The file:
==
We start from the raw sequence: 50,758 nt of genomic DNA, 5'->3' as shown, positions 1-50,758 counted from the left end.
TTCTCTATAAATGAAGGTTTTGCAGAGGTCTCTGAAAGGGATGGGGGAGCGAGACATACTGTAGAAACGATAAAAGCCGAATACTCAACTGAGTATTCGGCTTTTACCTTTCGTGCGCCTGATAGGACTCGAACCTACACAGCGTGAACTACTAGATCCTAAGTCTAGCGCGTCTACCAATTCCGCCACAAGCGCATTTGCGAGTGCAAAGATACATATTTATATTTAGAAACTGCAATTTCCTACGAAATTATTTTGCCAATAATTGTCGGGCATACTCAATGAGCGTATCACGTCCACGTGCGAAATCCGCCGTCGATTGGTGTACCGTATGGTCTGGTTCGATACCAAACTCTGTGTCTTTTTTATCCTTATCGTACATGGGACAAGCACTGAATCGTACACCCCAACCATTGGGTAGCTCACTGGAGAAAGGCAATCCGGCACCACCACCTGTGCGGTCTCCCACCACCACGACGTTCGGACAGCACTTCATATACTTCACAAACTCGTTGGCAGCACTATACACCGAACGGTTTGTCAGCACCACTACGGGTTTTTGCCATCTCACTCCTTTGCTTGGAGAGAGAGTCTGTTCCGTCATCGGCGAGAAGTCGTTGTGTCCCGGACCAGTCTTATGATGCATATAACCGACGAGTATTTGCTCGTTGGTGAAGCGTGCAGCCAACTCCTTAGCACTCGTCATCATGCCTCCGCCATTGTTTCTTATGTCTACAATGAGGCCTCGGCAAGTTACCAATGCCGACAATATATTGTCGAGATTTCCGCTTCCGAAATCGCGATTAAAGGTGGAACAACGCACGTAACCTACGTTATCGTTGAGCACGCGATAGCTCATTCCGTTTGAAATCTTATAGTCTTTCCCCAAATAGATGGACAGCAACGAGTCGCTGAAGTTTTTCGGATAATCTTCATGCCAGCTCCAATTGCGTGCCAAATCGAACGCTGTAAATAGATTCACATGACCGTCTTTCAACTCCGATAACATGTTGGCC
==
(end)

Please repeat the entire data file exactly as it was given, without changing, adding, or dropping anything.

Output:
We start from the raw sequence: 50,758 nt of genomic DNA, 5'->3' as shown, positions 1-50,758 counted from the left end.
TTCTCTATAAATGAAGGTTTTGCAGAGGTCTCTGAAAGGGATGGGGGAGCGAGACATACTGTAGAAACGATAAAAGCCGAATACTCAACTGAGTATTCGGCTTTTACCTTTCGTGCGCCTGATAGGACTCGAACCTACACAGCGTGAACTACTAGATCCTAAGTCTAGCGCGTCTACCAATTCCGCCACAAGCGCATTTGCGAGTGCAAAGATACATATTTATATTTAGAAACTGCAATTTCCTACGAAATTATTTTGCCAATAATTGTCGGGCATACTCAATGAGCGTATCACGTCCACGTGCGAAATCCGCCGTCGATTGGTGTACCGTATGGTCTGGTTCGATACCAAACTCTGTGTCTTTTTTATCCTTATCGTACATGGGACAAGCACTGAATCGTACACCCCAACCATTGGGTAGCTCACTGGAGAAAGGCAATCCGGCACCACCACCTGTGCGGTCTCCCACCACCACGACGTTCGGACAGCACTTCATATACTTCACAAACTCGTTGGCAGCACTATACACCGAACGGTTTGTCAGCACCACTACGGGTTTTTGCCATCTCACTCCTTTGCTTGGAGAGAGAGTCTGTTCCGTCATCGGCGAGAAGTCGTTGTGTCCCGGACCAGTCTTATGATGCATATAACCGACGAGTATTTGCTCGTTGGTGAAGCGTGCAGCCAACTCCTTAGCACTCGTCATCATGCCTCCGCCATTGTTTCTTATGTCTACAATGAGGCCTCGGCAAGTTACCAATGCCGACAATATATTGTCGAGATTTCCGCTTCCGAAATCGCGATTAAAGGTGGAACAACGCACGTAACCTACGTTATCGTTGAGCACGCGATAGCTCATTCCGTTTGAAATCTTATAGTCTTTCCCCAAATAGATGGACAGCAACGAGTCGCTGAAGTTTTTCGGATAATCTTCATGCCAGCTCCAATTGCGTGCCAAATCGAACGCTGTAAATAGATTCACATGACCGTCTTTCAACTCCGATAACATGTTGGCC